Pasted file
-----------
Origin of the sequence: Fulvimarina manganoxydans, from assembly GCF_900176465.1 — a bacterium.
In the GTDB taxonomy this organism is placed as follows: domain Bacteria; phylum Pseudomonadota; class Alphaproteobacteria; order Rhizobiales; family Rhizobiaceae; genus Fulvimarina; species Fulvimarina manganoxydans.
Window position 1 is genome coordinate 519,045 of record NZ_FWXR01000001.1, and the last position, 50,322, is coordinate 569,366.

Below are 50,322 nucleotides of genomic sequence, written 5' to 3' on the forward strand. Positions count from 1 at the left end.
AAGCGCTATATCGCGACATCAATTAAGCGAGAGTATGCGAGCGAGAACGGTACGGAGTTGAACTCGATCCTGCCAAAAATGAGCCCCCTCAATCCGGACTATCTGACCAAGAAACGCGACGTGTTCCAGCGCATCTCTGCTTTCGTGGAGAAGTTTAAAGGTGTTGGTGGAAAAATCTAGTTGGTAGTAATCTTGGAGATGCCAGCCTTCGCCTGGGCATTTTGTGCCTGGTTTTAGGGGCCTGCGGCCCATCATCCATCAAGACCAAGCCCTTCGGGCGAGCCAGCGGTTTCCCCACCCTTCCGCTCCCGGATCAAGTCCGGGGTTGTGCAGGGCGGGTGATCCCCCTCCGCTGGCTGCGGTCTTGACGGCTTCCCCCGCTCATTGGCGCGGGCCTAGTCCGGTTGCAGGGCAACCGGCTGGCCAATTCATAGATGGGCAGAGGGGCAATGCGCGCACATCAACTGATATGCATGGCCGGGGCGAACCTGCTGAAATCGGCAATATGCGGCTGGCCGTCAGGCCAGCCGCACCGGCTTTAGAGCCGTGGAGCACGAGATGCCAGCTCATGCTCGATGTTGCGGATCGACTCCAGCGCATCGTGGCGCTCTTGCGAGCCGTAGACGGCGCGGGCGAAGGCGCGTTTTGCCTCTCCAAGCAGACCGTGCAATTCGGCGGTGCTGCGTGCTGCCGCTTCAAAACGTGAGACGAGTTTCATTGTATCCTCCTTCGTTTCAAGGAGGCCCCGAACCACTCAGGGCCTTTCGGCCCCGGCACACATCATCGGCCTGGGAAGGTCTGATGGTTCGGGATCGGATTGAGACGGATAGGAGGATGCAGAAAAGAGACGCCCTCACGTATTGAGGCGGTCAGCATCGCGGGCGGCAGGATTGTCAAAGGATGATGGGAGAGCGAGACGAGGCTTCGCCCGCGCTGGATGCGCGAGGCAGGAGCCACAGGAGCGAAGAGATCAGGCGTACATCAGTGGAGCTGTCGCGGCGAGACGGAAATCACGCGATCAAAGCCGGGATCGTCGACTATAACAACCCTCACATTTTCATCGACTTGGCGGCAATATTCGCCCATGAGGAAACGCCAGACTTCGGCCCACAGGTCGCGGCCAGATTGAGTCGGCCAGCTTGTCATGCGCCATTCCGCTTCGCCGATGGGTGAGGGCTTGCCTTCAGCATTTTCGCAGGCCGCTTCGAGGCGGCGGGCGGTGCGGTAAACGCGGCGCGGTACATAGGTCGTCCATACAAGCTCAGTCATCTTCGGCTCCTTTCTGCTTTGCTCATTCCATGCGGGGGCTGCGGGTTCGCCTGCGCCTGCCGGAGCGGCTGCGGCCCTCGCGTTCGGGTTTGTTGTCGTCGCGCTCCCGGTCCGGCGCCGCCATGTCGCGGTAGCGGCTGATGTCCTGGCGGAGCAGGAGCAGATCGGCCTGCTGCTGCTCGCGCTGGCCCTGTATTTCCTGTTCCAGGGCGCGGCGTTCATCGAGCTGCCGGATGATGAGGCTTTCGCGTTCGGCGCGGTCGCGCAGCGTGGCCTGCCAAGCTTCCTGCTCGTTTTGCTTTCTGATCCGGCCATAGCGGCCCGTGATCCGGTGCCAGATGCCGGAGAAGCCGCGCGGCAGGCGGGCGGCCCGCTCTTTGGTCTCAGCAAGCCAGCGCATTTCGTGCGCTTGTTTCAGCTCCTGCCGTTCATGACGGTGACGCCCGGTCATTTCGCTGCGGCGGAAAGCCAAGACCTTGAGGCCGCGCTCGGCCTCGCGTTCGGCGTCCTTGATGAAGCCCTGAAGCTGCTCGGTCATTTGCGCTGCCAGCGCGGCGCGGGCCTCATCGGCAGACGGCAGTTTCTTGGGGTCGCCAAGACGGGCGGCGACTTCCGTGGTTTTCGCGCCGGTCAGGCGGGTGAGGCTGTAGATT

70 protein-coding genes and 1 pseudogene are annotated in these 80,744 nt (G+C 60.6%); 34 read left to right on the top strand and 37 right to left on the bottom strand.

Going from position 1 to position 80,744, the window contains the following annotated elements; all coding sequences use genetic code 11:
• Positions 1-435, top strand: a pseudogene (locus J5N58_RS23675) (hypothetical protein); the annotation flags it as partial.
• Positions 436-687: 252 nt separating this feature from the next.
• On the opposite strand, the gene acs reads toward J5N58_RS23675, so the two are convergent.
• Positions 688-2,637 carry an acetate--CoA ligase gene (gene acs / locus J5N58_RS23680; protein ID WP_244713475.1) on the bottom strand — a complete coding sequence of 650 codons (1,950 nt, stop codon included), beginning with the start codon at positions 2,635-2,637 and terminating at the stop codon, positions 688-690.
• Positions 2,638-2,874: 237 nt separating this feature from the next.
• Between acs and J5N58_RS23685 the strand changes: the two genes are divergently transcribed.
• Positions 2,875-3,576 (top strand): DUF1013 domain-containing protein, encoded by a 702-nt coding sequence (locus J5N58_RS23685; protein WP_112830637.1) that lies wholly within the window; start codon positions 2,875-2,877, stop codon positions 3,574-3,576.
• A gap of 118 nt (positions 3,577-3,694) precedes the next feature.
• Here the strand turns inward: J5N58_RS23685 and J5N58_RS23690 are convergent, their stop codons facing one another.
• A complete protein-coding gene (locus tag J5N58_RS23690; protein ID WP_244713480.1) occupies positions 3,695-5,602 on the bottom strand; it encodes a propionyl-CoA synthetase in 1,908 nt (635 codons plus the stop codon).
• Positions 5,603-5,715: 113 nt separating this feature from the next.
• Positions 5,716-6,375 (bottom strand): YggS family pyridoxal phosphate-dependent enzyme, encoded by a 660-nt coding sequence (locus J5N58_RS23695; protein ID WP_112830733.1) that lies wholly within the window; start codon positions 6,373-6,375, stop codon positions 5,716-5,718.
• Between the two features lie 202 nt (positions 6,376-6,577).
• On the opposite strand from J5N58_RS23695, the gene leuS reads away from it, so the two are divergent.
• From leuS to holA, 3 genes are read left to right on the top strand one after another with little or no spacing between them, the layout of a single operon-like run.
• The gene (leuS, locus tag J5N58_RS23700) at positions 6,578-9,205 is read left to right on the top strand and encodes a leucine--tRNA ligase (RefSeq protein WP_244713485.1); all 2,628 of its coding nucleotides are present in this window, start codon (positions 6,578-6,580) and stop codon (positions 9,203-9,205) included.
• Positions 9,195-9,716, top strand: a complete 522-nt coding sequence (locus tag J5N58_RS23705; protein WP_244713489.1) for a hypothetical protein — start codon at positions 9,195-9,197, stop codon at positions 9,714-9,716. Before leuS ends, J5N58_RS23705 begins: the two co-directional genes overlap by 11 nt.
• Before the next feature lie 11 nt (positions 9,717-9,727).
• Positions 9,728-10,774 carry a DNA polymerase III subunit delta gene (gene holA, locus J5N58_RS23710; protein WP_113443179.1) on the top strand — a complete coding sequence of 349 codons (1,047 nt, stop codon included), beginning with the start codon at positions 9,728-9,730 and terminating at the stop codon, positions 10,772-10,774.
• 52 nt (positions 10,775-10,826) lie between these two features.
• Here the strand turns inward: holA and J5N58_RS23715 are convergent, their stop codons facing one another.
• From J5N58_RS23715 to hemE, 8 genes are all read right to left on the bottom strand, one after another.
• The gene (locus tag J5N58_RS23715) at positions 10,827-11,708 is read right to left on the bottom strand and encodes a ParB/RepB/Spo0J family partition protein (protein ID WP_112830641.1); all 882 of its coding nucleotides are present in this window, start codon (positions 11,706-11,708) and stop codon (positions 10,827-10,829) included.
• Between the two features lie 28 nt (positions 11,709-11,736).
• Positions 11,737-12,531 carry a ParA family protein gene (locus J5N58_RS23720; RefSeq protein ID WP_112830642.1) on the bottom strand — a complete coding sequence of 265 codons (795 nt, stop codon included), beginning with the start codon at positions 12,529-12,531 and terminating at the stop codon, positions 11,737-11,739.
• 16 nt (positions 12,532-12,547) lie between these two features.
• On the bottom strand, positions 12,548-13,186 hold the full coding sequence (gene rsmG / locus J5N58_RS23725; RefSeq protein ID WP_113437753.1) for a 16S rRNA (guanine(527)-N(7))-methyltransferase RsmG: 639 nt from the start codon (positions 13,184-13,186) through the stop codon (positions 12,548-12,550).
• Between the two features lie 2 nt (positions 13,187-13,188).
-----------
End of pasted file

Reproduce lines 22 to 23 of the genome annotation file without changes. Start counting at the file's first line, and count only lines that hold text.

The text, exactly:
• From leuS to holA, 3 genes are read left to right on the top strand one after another with little or no spacing between them, the layout of a single operon-like run.
• The gene (leuS, locus tag J5N58_RS23700) at positions 6,578-9,205 is read left to right on the top strand and encodes a leucine--tRNA ligase (RefSeq protein WP_244713485.1); all 2,628 of its coding nucleotides are present in this window, start codon (positions 6,578-6,580) and stop codon (positions 9,203-9,205) included.